By Festus Ndukwe
Some years ago, I was discouraged, wondering if my ministry of the printed page was having any impact. Writing and publishing is like scattering seeds, without knowing which will bear fruit.
One night, I had a dream: a man standing on the road beckoned to me. I walked up to him, and he grasped my shoulder. Pointing to a mountain, he asked, “Do you see that mountain?”
“Yes,” I said.
“Because of the work you are doing, there are missionaries laboring on that mountain,” he said. I cried until I woke up. God gave me this dream to encourage and assure me that my labor in publishing is never in vain.
Our work is to publish; God’s work is to scatter our words and cause them to bear fruit. The wind can carry a tract, article, or the pages of books and cast them places we never imagined.
A man stopped for a shoemaker to repair his shoe, only to discover that the nail that stuck in his shoe held a tract. While the cobbler worked on his shoe, the man read the tract. He converted and became a missionary, pioneering a churchplanting work among the Hausa people. Now he is churchplanting in another West African country.
Another Christian brother stumbled upon our mission magazine in a garbage can in southern Nigeria, and subsequently became involved in missions.
Eternity is yet to reveal the power of the printed page. Thousands of people over the centuries have been transformed by it. Even when the author has passed on, the words still speak.
The preacher may fear the response of men, the printed page does not. It is not apologetic of its message. It does not consider the reader’s position as a king or a slave, president or servant, CEO or janitor. It comes to you the way it is written.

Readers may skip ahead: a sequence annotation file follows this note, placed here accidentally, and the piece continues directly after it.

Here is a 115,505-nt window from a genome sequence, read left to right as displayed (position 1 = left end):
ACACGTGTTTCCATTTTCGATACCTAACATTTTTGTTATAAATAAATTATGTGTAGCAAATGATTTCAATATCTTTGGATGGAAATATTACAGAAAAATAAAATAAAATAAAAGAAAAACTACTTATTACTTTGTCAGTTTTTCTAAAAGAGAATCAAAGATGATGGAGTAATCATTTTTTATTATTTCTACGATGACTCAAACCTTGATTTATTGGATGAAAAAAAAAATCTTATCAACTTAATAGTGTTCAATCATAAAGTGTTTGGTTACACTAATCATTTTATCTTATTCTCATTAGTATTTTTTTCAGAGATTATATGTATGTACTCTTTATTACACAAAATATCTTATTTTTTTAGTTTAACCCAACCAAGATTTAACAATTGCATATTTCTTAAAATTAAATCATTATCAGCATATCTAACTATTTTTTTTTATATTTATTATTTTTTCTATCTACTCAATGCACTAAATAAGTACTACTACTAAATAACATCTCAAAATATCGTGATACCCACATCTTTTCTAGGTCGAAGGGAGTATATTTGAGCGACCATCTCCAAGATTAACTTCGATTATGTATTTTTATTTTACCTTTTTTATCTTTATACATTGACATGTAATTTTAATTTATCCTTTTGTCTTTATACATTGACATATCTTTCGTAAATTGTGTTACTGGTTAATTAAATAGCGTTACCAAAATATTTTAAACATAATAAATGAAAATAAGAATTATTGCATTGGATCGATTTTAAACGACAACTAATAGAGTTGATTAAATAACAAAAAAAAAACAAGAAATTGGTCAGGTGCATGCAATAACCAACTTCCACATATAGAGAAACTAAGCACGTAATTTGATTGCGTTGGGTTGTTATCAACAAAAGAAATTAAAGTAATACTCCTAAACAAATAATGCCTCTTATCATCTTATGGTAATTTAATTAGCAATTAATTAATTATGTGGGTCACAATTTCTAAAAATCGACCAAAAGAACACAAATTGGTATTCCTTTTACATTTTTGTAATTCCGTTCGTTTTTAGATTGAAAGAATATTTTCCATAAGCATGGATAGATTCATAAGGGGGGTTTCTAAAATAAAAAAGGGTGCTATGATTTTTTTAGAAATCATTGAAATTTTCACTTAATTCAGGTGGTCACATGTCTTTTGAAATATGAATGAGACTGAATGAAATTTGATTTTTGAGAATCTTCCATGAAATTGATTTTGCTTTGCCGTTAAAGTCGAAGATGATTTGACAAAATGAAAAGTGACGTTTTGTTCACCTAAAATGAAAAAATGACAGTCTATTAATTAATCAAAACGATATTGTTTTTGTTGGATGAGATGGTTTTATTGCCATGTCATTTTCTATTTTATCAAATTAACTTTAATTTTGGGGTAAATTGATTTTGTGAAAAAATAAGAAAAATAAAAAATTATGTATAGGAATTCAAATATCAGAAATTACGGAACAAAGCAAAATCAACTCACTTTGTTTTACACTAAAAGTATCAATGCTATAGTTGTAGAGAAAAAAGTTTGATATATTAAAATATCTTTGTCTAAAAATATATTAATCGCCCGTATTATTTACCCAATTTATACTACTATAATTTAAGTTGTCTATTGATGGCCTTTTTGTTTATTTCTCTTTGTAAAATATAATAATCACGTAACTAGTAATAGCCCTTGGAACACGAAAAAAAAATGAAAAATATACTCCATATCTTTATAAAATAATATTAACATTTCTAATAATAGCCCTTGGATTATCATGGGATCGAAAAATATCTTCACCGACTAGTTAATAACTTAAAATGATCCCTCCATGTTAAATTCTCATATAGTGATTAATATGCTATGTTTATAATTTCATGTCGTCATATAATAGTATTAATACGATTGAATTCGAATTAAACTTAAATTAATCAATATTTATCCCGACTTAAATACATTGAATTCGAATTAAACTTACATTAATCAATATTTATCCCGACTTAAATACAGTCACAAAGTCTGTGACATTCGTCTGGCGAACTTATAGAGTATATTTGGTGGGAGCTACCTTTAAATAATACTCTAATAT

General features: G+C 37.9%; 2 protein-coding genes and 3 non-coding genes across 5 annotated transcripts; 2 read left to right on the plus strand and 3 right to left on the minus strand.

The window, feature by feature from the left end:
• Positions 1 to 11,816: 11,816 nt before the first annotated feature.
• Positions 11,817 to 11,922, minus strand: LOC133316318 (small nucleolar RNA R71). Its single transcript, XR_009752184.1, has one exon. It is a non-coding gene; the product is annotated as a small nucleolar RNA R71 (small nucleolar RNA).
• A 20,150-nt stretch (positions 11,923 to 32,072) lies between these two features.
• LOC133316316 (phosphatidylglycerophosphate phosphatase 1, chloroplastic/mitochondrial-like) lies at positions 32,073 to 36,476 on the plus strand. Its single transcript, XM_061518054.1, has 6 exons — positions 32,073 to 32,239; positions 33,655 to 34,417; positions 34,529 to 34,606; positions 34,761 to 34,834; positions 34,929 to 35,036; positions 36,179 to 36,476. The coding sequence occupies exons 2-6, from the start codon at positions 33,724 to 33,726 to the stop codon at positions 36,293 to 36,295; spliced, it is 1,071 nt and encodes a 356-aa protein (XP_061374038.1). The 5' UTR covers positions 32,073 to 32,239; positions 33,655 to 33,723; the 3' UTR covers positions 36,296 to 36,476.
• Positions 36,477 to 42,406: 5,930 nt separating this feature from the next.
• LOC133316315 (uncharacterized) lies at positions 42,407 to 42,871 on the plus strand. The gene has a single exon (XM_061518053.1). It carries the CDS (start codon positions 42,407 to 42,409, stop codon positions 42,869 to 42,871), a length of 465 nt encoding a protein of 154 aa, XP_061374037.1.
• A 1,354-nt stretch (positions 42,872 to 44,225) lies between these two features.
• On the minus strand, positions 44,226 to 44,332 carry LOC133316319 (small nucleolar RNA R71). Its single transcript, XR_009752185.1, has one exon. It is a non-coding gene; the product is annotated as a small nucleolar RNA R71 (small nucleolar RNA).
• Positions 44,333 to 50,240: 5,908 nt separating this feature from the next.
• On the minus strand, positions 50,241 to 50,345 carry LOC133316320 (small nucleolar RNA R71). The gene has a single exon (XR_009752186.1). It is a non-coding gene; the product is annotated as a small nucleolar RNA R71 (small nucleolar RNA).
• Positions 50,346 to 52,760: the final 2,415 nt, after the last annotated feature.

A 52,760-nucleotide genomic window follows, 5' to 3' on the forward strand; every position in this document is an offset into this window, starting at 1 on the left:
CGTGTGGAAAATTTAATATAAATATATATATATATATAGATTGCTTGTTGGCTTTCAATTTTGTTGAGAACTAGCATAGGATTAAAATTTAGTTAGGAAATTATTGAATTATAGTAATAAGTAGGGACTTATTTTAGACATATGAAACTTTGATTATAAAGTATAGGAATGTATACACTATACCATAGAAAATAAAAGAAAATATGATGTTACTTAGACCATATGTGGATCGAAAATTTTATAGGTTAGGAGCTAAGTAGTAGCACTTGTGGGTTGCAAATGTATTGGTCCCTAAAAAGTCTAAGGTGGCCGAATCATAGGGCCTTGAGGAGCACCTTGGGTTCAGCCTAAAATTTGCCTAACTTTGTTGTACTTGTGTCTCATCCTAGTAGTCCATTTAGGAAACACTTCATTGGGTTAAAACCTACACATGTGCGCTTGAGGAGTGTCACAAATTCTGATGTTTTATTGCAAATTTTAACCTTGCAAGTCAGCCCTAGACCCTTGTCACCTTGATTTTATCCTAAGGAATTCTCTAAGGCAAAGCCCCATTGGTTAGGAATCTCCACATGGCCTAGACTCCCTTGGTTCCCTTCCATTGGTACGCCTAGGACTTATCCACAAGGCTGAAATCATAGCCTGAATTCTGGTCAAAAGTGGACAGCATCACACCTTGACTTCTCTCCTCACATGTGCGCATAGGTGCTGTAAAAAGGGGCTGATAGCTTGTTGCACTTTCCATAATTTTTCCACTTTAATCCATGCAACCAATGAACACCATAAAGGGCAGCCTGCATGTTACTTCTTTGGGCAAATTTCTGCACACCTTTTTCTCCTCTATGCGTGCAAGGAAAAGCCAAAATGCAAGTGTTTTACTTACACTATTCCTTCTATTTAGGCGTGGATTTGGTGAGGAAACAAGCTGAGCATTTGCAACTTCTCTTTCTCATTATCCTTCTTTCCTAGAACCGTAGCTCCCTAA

A Christian youth group gave birthday present to the president of a West African country: the book, Born Again by Charles Colson, an American statesman and evangelical leader. They wondered if the president would read it. The president’s daughter confirmed to a missionary that the president carries the book in his briefcase.
The printed page is like Joel’s army. “They climb the wall like men of war…they shall run to and fro in the city; they shall run upon the wall, they shall climb upon the houses; they shall enter in at the windows like a thief” (Joel 2:7, 9).
Where a person cannot go or preach, the written word can. This remains the strength of the printed page. Those who are called to publish should do it faithfully. We can never know how far the words will go.
Festus Ndukwe (left) is the editor of Occupy magazine, dedicated to cross-cultural missions. He serves in Nigeria with Calvary Ministries (CAPRO), one of Africa’s first indigenous missions agencies, at work in 32 countries worldwide. (firstname.lastname@example.org)